Turkey’s lira plunged the most in eight years, an exchange-traded fund tied to the country’s shares declined and US Treasuries ticked higher after Turkey’s army said it seized power and President Recep Tayyip Erdogan later asserted that he remains in control. US stock futures slipped.
The lira lost 4.6% to 3.0157 per dollar in the biggest selloff since 2008. Treasuries pared declines with the yield on 10-year notes trimming four basis points off of a six-point advance to end at 1.55% and US equity futures fell about half a percent. The yen strengthened to 104.88 per dollar after earlier falling to 106.32. The risk premium on the Markit CDX North America Investment Grade Index, a measure of credit default swaps of company bonds, jumped 2.1% to 72.84.
“This is an unexpected political shock,” Jorge Mariscal, the New York-based chief investment officer for emerging markets at the wealth management unit of UBS Group, said by phone.
“The only conclusion is that there’s going to be more political turmoil. A lot of money has flowed to Turkey. Some of that will reserve. We are going to see some currency weakness when things settle down.”
The iShares MSCI Turkey ETF lost 2.5% to $41.60 by the close of US trading yesterday. While US stocks closed the regular session at 4pm little changed, futures tracking the Standard & Poor’s 500 Index slipped after word of the Turkish conflict was reported. The September e-mini contract slipped as low as 2,143.25 at 4:45 p.m. in New York, down about 0.5% from its level 45 minutes earlier.
“I don’t think this is likely to result in a major change in the assessment of risk in the global markets,” Jeffrey Kleintop, chief global investment strategist at Charles Schwab & Co, said by phone. “Clearly, there’s a focus on that part of the world with what’s going on in Syria, but I don’t think this is another shock for the markets akin to Brexit. Given history this is a much more minor event.”
Violent clashes continued around Erdogan’s palace in Ankara. Tanks have rolled through the streets of the capital as well as in Istanbul, and warplanes buzzed low over the cities.
Before today, Turkey had been Eastern Europe’s second-strongest stock market of the year with a 15% gain, second to Kazakhstan’s 20%. Among all markets tracked by Bloomberg, Turkey is ninth best and is outperforming all developed markets. The economy expanded 4.8% in the first quarter, beating economists estimates, as household increased spending.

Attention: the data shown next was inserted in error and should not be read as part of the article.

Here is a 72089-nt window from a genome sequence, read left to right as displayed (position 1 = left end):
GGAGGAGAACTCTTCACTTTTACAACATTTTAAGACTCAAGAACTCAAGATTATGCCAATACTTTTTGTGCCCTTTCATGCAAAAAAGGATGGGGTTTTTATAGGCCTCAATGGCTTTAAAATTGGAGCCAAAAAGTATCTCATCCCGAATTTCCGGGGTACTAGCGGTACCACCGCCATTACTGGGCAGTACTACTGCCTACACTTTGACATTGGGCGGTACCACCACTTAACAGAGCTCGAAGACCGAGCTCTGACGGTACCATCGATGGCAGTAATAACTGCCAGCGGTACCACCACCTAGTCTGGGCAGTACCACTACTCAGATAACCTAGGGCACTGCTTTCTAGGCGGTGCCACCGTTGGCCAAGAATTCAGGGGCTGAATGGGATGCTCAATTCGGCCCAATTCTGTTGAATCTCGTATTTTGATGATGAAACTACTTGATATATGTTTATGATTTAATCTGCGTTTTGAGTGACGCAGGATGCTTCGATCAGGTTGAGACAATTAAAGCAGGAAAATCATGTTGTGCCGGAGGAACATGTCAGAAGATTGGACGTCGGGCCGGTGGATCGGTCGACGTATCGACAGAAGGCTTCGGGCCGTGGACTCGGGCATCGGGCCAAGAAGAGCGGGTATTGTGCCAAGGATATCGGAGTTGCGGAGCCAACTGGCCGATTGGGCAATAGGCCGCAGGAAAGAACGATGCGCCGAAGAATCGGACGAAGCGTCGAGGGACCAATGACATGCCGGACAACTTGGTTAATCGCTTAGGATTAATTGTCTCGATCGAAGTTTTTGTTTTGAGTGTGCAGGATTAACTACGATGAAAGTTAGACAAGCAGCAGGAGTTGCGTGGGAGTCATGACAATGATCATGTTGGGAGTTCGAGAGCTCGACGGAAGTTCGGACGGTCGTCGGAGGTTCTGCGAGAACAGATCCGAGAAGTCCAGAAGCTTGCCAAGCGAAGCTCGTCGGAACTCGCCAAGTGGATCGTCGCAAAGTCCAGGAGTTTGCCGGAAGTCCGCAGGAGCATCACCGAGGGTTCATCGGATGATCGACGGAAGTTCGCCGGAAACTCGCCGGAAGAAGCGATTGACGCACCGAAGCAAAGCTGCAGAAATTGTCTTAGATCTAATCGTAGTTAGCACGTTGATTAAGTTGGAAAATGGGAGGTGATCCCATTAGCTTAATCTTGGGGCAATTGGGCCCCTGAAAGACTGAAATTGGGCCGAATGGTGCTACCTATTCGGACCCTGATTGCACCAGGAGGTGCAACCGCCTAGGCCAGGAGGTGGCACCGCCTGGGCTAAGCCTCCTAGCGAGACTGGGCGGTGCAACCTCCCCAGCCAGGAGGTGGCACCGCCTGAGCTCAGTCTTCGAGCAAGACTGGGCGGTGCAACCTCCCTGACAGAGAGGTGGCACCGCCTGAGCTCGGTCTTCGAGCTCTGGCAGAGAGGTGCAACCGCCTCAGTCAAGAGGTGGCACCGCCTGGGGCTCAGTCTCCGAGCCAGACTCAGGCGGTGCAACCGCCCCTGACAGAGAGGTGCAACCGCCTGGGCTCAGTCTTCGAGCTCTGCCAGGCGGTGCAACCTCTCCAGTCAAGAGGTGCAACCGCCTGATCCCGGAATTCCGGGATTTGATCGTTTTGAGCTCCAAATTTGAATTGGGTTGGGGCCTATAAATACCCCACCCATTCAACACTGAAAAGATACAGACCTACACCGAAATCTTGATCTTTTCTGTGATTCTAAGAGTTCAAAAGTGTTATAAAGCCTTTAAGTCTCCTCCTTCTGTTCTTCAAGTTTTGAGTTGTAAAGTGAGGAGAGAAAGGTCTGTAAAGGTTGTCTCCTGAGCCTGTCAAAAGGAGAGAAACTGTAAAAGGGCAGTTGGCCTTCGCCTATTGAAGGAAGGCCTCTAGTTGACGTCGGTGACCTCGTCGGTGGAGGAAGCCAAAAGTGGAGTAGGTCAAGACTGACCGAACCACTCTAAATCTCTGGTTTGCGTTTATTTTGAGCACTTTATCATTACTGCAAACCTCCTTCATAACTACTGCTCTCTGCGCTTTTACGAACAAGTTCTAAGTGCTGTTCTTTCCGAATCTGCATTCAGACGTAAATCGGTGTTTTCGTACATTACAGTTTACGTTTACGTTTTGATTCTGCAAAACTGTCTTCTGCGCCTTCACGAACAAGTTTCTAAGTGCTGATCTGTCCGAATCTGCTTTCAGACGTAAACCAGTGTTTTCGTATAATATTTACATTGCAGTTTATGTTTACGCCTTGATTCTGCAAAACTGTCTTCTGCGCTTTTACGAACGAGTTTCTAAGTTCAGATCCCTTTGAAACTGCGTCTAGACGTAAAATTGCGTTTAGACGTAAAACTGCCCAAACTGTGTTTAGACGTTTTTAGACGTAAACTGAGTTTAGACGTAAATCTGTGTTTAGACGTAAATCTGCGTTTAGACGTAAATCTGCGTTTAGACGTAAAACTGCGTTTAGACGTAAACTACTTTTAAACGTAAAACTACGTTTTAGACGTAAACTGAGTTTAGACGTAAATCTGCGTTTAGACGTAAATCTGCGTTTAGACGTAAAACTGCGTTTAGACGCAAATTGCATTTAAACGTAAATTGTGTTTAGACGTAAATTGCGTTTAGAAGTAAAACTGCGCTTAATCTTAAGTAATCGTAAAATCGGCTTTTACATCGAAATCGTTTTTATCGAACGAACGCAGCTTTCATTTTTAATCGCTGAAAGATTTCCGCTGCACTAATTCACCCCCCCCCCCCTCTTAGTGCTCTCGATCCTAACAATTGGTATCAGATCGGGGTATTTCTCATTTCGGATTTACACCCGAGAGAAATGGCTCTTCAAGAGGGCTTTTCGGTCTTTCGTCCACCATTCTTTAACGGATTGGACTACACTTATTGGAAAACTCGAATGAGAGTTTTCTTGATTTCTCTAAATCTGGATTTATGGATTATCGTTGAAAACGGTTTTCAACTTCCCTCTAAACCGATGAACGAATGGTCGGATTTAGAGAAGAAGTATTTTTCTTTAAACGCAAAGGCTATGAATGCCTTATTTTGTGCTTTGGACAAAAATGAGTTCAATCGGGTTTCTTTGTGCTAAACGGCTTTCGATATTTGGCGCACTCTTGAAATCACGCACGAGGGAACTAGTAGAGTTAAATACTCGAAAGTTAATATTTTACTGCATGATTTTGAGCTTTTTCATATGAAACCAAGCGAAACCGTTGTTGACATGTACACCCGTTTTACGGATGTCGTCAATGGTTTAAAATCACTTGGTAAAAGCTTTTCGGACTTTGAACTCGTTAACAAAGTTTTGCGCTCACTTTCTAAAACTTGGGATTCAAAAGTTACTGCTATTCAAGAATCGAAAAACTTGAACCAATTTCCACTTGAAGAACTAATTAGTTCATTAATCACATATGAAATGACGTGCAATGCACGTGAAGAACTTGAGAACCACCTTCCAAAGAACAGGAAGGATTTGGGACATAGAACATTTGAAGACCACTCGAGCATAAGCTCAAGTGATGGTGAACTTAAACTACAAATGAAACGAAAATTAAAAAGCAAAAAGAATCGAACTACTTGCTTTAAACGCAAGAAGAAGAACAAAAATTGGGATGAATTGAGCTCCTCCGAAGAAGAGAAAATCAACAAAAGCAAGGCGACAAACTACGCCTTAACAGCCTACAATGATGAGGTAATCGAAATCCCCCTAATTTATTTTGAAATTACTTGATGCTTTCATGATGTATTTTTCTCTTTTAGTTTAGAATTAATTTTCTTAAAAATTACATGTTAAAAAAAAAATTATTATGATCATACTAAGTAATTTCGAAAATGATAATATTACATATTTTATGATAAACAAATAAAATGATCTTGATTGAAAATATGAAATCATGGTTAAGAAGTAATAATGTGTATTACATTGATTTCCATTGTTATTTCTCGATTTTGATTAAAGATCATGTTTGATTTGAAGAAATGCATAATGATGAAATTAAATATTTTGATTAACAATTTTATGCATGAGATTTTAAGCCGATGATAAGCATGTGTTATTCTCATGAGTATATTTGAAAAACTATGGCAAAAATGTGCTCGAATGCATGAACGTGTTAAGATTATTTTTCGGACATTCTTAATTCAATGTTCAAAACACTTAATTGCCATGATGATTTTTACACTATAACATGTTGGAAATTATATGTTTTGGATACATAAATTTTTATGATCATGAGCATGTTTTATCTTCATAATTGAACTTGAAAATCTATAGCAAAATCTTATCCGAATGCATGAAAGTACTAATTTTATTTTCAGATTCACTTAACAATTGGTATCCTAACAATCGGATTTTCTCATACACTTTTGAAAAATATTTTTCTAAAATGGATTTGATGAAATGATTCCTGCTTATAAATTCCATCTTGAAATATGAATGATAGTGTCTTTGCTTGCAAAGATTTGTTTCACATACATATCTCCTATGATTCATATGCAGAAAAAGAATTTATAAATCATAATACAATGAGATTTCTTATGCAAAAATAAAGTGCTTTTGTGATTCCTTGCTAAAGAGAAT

Turkey’s stocks may fall as much as 20%, regardless the political outcome, according to Emad Mostaque, a London-based strategist at emerging-markets consultancy Ecstrat Ltd.
“Even if this coup fails, it is a disaster for Turkey where the risk premium on the political side must move up sharply,” as Erdogan’s Justice and Development Party, or AKP, stamps out oppositions, Mostaque wrote in a note to clients. “A successful coup would not be much better for vital foreign investor interest as the AKP has significant ground support from hundreds of thousands of vehement supporters.”
Since 1960, the NATO member has experienced at least three takeovers by the secular-minded army. But since the Islamist-rooted AK Party government came to power in 2002, the political influence of the military has been trimmed. The last time the military forced out the government in Turkey, in 1997, the benchmark Borsa Istanbul 100 Index benchmark fell 15% in the next three trading days. The index then resumed its rally and ultimately gained 254% that year.
The lira selloff spread to other high-yielding emerging-market currencies in the final trading in New York. South Africa’s rand dropped 2.4% while the Mexican peso lost 1.4%.
“Turkey is a geopolitical hot spot,” said Timothy Ghriskey, who helps manage $1.5bn as chief investment officer at Solaris Asset Management in New York. “The financial markets react very quickly to headlines like these, and it’s all about reducing risk.”
The political turmoil leaves Turkey’s economy vulnerable because it relies on foreign investment to finance a current-account shortfall. The deficit will widen to 4.5% of gross domestic product this year, from 4.4% in 2015, according to economists surveyed by Bloomberg.
“Turkey has a large external borrowing requirement and is coming off the back of a hefty credit boom,” wrote Neil Shearing, chief emerging markets economist at Capital Economics in New York. “Against this backdrop, a prolonged period of political instability could trigger a serious downturn in the economy.”
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